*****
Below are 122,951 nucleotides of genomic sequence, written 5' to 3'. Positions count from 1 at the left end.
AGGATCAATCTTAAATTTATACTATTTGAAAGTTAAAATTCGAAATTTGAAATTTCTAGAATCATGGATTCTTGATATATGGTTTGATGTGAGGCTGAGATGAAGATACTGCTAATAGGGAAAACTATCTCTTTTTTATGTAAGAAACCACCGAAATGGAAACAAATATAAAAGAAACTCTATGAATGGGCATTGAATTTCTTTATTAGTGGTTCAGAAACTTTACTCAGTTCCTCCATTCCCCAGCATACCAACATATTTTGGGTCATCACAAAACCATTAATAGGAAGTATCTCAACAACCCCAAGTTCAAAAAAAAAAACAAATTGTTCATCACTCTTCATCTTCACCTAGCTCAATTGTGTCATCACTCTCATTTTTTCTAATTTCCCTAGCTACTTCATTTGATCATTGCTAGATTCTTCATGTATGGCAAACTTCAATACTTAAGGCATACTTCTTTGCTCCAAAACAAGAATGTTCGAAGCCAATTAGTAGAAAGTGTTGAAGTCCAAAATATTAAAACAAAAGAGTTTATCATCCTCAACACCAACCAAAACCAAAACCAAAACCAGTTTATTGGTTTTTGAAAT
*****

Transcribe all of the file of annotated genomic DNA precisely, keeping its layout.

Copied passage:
Below are 122,951 nucleotides of genomic sequence, written 5' to 3'. Positions count from 1 at the left end.
AGGATCAATCTTAAATTTATACTATTTGAAAGTTAAAATTCGAAATTTGAAATTTCTAGAATCATGGATTCTTGATATATGGTTTGATGTGAGGCTGAGATGAAGATACTGCTAATAGGGAAAACTATCTCTTTTTTATGTAAGAAACCACCGAAATGGAAACAAATATAAAAGAAACTCTATGAATGGGCATTGAATTTCTTTATTAGTGGTTCAGAAACTTTACTCAGTTCCTCCATTCCCCAGCATACCAACATATTTTGGGTCATCACAAAACCATTAATAGGAAGTATCTCAACAACCCCAAGTTCAAAAAAAAAAACAAATTGTTCATCACTCTTCATCTTCACCTAGCTCAATTGTGTCATCACTCTCATTTTTTCTAATTTCCCTAGCTACTTCATTTGATCATTGCTAGATTCTTCATGTATGGCAAACTTCAATACTTAAGGCATACTTCTTTGCTCCAAAACAAGAATGTTCGAAGCCAATTAGTAGAAAGTGTTGAAGTCCAAAATATTAAAACAAAAGAGTTTATCATCCTCAACACCAACCAAAACCAAAACCAAAACCAGTTTATTGGTTTTTGAAAT